So, from a market penetration perspective, it is not hard to see our FDS system as it is today – or a more streamlined version of it – making it as an OEM offering in high-end luxury cars as well as electric and  hybrid cars where efficiency is as important as performance. The FDS system is typically up to five times more efficient than a comparable traditional system in terms of power consumption. Also, the FDS system weighs considerably less than a similarly performing traditional set-up (there is no need for multiple heavy amplifiers or large heavy speakers) and its components require less space in the cabin of a car, which ultimately help improve the appeal of the package even further.

AI: Is it ready for OEM installation?

Gharapetian: Although the current FDS system is designed for aftermarket applications and positioned towards audiophiles looking for a smart alternative to traditional (bulky and brute) systems delivering “big performance,” research for the FDS system originally began as a project to design highly efficient entertainment systems for electric and hybrid cars where every single ounce of power matters. So, the system was actually designed with OEM applications in mind and, as a result, we can clearly see a future when FDS systems are spec’d by carmakers for new and developing automotive platforms.

AI: What assistance do you provide to OEM designers to incorporate the new system into vehicles?

Gharapetian: There’s really no special requirement or hand holding needed for an OEM to design in Clarion’s FDS  system for a new model. To keep the system completely digital, the source unit needs to have a digital out like an optical out (Toslink) connector. Then, besides designing in the FDS processor as part of the system, the OEM should also specify FDS speakers and FDS subwoofers. Although our system works with legacy (analog) components, it delivers its best when everything is kept fully digital.

Perhaps it is a good time now to share that tuning and customizing an FDS system is also incredibly easy thanks to a powerful app that enables designers/installers to custom tune the system to specific cabin dimensions or acoustical preferences. What used to take five or six tedious hours to accomplish can now be done in less than an hour and then duplicated across the board by simply uploading the preferred settings.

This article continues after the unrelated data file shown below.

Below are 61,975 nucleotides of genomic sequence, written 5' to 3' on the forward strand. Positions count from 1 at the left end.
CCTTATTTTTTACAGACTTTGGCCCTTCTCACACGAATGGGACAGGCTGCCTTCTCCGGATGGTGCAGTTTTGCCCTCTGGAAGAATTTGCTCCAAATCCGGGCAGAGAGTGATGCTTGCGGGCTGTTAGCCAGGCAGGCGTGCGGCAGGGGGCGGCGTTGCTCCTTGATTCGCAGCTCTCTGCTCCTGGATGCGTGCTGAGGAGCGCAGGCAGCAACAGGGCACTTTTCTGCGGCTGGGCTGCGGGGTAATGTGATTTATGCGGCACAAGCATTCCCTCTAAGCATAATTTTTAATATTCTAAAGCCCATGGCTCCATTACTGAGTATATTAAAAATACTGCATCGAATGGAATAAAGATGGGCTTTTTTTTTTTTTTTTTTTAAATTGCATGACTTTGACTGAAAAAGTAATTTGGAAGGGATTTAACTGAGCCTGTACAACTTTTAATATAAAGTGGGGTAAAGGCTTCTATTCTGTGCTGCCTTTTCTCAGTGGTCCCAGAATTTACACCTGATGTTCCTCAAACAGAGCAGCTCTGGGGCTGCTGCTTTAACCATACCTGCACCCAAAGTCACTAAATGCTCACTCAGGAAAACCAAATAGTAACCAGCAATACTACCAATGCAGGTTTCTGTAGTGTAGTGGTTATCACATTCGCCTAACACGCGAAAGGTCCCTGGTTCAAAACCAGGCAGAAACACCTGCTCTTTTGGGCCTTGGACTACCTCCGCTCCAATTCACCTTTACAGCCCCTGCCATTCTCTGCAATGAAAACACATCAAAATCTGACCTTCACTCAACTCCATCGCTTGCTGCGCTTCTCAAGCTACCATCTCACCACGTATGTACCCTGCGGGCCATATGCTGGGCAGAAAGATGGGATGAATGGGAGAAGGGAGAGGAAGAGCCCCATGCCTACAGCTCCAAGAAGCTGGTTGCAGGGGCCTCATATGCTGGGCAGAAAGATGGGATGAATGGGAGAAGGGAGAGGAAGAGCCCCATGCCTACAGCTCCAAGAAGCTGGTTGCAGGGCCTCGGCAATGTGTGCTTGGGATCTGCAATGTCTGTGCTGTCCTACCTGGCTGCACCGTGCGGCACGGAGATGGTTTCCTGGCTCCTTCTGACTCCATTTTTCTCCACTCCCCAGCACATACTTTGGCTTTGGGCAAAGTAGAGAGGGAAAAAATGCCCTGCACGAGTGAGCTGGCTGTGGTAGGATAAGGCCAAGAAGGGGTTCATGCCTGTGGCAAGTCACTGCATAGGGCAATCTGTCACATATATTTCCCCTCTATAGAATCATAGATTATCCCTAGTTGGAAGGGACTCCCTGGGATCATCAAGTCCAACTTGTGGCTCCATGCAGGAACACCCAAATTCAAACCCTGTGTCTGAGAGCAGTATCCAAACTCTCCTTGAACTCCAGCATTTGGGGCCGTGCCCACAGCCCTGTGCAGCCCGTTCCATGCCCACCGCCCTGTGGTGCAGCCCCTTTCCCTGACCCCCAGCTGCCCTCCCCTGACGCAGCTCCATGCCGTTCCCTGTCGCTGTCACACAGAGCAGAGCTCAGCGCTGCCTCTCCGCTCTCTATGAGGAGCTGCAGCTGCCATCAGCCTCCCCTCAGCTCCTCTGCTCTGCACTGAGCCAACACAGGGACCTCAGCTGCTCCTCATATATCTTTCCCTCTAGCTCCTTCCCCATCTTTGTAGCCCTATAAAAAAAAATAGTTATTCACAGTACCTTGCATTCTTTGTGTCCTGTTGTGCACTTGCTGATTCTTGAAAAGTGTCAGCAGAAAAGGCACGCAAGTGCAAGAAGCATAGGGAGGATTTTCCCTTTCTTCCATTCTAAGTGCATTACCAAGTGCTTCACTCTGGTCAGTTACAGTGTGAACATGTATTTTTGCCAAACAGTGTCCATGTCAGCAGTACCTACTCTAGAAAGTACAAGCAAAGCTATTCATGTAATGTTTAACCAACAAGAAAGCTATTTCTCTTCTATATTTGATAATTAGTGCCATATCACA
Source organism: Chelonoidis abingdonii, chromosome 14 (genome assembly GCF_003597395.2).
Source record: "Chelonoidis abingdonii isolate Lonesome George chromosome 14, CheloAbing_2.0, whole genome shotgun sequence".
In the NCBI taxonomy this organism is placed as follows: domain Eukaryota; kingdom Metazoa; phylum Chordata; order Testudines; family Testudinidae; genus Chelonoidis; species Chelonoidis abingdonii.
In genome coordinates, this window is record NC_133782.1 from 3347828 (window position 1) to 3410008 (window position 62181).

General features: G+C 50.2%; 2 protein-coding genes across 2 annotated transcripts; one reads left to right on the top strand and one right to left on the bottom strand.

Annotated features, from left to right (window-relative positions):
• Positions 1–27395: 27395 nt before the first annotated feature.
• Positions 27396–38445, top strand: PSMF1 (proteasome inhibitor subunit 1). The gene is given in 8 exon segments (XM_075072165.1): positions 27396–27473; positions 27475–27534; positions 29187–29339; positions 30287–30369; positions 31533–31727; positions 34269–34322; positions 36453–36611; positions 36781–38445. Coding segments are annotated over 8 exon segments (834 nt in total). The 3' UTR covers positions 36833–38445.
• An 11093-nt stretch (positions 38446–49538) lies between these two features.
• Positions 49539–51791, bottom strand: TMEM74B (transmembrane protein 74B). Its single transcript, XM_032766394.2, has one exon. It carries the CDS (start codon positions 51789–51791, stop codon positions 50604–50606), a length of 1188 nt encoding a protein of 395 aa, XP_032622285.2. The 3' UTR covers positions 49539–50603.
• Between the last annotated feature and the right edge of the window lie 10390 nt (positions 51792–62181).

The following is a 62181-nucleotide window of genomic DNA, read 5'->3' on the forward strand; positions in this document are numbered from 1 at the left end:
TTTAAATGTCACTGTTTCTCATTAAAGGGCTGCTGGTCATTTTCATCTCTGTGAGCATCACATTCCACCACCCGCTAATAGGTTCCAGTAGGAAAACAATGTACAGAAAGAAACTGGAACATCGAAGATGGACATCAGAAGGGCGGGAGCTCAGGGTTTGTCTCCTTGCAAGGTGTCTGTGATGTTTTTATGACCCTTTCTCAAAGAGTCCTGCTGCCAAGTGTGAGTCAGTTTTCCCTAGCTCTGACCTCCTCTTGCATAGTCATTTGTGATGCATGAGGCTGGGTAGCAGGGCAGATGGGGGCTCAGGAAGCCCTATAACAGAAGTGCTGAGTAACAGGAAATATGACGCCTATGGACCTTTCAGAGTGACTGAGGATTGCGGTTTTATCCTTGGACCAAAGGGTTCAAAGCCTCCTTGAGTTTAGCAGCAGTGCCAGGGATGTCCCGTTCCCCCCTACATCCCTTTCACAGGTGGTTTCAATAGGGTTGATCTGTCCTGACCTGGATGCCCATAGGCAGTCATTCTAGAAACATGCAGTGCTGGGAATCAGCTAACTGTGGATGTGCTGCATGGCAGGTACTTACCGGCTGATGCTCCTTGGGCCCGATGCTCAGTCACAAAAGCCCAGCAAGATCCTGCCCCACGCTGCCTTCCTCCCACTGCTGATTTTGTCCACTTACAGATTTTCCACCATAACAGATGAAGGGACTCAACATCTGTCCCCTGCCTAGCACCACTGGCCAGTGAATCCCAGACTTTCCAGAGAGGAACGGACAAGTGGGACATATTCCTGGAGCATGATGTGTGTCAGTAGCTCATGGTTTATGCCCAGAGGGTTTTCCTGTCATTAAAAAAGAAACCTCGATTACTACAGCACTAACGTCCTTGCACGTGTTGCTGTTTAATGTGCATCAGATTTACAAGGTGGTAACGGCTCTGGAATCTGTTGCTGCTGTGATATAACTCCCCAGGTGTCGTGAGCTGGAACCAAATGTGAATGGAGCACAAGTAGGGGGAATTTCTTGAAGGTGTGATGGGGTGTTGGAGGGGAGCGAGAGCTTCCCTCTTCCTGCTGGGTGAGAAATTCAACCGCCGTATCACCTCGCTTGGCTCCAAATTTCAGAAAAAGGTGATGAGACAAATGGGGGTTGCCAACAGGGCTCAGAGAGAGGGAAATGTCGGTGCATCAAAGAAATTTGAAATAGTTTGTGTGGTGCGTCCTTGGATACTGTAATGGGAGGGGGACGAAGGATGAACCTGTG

AI: Can it be installed as part of a model refresh?

Gharapetian: FDS is a great way to freshen-up a model’s audio and entertainment system. Overall, it is a pretty straightforward undertaking to introduce FDS to any automotive architecture. To take full advantage of what FDS can offer from an audio reproduction quality perspective, the source system needs to be able to output audio digitally to the FDS processor so there will likely be a need to add a digital out to the audio source. Same goes for speakers as, while analog speakers will work fine, utilizing FDS digital speakers and subwoofers will make a significant impact in performance and the OEM should consider replacing the existing ones (that are most certainly analog) with digital models.

AI: Does it interface with legacy analog systems?

Gharapetian: FDS will work with legacy analog speakers, subwoofers and accessories. What is mandatory (from a performance perspective) is for the source unit paired to the FDS system to feature a digital out connection. As long as that connectivity exists, the system will connect and improve audio fidelity even if analog speakers are used to output the audio. Of course, you can connect the FDS system to a head unit that does not feature a digital out but there’ll be fewer direct benefits as far as keeping the data stream fully digital although the system will still sound amazing thanks to the high-end 64-bit SHARC processor and the built-in 31-band equalizer